December 10, 2020; NiemanLab
The Nieman Foundation, house of international Nieman Fellows at Harvard University, has begun its much anticipated predictions for journalism for 2021. And at least one of its feature voices, Rachel Schallom, deputy digital editor for Fortune, sees a bright future for nonprofit community journalism. The reasons for this are multiple, but one is that nonprofit journalism appears to be a promising industry for future growth and notable storytelling, particularly as for-profit newspapers face declining advertising revenue.
Although hardly perfect and in great need of bolstering an equitable diverse workforce, nonprofit community journalism has shown an admirable ability to produce a relentless source of news we can depend on, particularly during the COVID-19 pandemic. Schallom mentions nonprofits like ProPublica, the Texas Tribune, The Beacon in Kansas City, The 19th, and The Markup as a few examples, but we can’t leave out The Guardian, the Intercept, InsideClimate News, the Center for Public Integrity, the Florida Center for Investigative Reporting, Indian Country Today, the Black Youth Project, or Yes! Magazine, to just mention a few.
According to an Institute for Nonprofit News (INN) report released back in June 2020, much of nonprofit journalism’s success relies on revenue diversification, as newsrooms depend less on foundation grants and more on their loyal members’ donations. The current period of growth began in earnest in 2009, according to INN, and has continued to grow reaching an estimated collective revenue of $500 million in 2019 and employing about 3,500 people in the US. However, loyalty here is the key word, as the sector strengthens its public engagement and shows an “outsized impact” with a relatively small workforce.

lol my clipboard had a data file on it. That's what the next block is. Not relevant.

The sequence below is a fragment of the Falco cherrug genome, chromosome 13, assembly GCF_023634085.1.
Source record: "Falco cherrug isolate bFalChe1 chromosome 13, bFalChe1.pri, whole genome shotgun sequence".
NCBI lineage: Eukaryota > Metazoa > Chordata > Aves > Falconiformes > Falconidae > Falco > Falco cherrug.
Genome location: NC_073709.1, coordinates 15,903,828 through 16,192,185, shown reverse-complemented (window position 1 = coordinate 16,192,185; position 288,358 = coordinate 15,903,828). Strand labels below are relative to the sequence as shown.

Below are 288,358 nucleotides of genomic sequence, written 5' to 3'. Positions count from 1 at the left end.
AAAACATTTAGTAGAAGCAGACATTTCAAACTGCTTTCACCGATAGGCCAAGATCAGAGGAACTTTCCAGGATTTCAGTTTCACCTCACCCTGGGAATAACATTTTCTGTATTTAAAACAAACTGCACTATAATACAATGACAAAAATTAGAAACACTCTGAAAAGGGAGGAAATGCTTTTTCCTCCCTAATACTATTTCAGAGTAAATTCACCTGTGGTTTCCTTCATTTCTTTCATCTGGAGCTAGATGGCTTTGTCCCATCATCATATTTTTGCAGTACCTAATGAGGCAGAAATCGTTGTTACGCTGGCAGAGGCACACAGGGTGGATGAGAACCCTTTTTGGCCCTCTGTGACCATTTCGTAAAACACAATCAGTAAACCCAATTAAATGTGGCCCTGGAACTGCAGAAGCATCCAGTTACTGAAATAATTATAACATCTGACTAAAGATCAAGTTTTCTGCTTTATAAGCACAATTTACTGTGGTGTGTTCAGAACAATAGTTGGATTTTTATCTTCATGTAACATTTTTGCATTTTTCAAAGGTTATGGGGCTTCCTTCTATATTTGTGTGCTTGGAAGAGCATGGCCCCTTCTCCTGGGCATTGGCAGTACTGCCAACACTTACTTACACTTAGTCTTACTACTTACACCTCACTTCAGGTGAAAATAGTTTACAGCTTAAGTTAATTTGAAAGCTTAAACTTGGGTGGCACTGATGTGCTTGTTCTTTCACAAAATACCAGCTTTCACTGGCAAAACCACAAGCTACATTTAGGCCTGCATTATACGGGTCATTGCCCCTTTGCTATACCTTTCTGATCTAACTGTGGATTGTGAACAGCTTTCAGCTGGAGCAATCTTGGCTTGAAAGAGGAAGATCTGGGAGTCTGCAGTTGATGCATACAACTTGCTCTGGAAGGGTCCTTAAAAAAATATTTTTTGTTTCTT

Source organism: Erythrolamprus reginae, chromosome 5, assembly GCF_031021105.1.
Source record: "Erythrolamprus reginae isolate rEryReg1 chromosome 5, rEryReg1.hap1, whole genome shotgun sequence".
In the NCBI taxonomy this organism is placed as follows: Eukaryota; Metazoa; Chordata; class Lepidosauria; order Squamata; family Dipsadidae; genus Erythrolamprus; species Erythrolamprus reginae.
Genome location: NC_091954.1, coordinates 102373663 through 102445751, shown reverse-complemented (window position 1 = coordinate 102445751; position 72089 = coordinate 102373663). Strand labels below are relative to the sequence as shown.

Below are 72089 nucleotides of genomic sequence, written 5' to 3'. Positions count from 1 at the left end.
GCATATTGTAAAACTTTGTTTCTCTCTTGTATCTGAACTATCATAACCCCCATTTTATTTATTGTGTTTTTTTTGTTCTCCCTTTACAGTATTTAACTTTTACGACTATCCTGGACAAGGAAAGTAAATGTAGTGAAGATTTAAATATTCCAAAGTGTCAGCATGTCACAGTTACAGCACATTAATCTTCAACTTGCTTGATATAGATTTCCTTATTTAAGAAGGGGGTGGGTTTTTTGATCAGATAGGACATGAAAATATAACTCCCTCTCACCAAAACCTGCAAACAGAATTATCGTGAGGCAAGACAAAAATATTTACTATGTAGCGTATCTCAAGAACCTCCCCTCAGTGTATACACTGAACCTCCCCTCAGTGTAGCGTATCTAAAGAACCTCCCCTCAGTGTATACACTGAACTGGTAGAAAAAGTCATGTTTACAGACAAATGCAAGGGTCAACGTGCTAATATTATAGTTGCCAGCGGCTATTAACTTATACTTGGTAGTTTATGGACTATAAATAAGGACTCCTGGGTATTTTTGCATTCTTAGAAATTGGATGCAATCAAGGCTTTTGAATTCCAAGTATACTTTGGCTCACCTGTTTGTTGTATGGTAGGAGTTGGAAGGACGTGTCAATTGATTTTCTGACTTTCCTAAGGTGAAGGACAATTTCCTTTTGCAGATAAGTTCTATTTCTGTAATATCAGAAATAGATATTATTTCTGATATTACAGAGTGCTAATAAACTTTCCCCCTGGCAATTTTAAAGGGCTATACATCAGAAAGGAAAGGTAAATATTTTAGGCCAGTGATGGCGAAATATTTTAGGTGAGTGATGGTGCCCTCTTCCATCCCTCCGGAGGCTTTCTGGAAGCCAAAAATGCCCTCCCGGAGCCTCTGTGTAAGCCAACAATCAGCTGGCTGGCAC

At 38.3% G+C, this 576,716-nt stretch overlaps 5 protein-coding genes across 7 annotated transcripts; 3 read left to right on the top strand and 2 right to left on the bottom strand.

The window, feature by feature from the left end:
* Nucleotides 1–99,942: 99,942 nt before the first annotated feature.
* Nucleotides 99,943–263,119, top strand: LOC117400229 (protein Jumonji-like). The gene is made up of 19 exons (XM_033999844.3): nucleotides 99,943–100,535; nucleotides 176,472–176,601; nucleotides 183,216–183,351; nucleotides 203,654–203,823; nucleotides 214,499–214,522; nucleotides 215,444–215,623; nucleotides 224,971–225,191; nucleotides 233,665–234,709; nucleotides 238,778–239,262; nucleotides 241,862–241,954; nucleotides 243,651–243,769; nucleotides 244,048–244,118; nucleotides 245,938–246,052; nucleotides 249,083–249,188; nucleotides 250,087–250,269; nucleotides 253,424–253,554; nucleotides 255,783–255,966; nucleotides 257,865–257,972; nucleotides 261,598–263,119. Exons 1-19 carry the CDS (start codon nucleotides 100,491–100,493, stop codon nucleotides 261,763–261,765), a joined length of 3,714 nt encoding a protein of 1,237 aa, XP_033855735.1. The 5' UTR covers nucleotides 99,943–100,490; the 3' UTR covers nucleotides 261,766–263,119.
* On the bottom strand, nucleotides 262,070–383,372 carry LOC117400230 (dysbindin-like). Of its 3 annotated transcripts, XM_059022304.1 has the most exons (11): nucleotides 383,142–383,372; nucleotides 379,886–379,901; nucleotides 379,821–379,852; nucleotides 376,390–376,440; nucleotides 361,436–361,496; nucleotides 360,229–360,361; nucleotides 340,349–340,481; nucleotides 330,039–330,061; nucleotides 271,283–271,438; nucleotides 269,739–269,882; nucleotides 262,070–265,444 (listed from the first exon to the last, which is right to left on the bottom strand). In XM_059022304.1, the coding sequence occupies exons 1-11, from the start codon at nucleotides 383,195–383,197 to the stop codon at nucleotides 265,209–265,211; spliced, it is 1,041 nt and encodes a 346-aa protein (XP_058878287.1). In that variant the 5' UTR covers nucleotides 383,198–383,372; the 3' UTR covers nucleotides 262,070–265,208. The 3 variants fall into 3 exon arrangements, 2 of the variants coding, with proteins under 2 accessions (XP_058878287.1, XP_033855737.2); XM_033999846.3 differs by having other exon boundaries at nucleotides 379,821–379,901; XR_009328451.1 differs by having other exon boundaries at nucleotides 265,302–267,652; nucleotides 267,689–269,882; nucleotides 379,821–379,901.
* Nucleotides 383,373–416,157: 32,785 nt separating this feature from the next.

“The nonprofit sector is small by the standards of the traditional news industry. But nonprofits produce an outsized amount of news in the public interest, particularly investigative and analytical journalism. Government and politics, the environment, social justice, and education are key topic areas,” reads their report.
Schallom observes that nonprofit journalism’s commitment to building community often leads nonprofit publications to explore issues that are left behind by other news outlets. They focus less on “news beats” and more on investigative reporting, less on crime and more on criminal justice, less on an incessant flow of news stories and click-baiting and more on value listening. Community journalists are often more interested in fostering conversations than to become a story’s protagonist.
“2021 could be a make-it-or-break-it year for community relationships. It’s time to consolidate the listening routines you’ve already developed and build ways to start holding this space for reflection. It’s time to value listening as an act of journalism, above getting the story. Or else you might find that fewer people are willing to listen to you,” writes Catalina Albeanu, digital editor for Decât o Revistă.
Particularly in times of deep trauma, it is more crucial than ever that community news media, in representation of our collective well-being as well as for its local experiences on grassroots systemic change, rises to the occasion, because people depend on truthful stories more than ever. When mission overtakes advertising revenue, journalism is not only able to listen but to open social justice spaces and build better narratives of the complex world we live in. Foundations also do well in investing in local nonprofit journalists who know their communities intimately and are able to find community solutions to urgent needs and urgently needed change.—Sofia Jarrin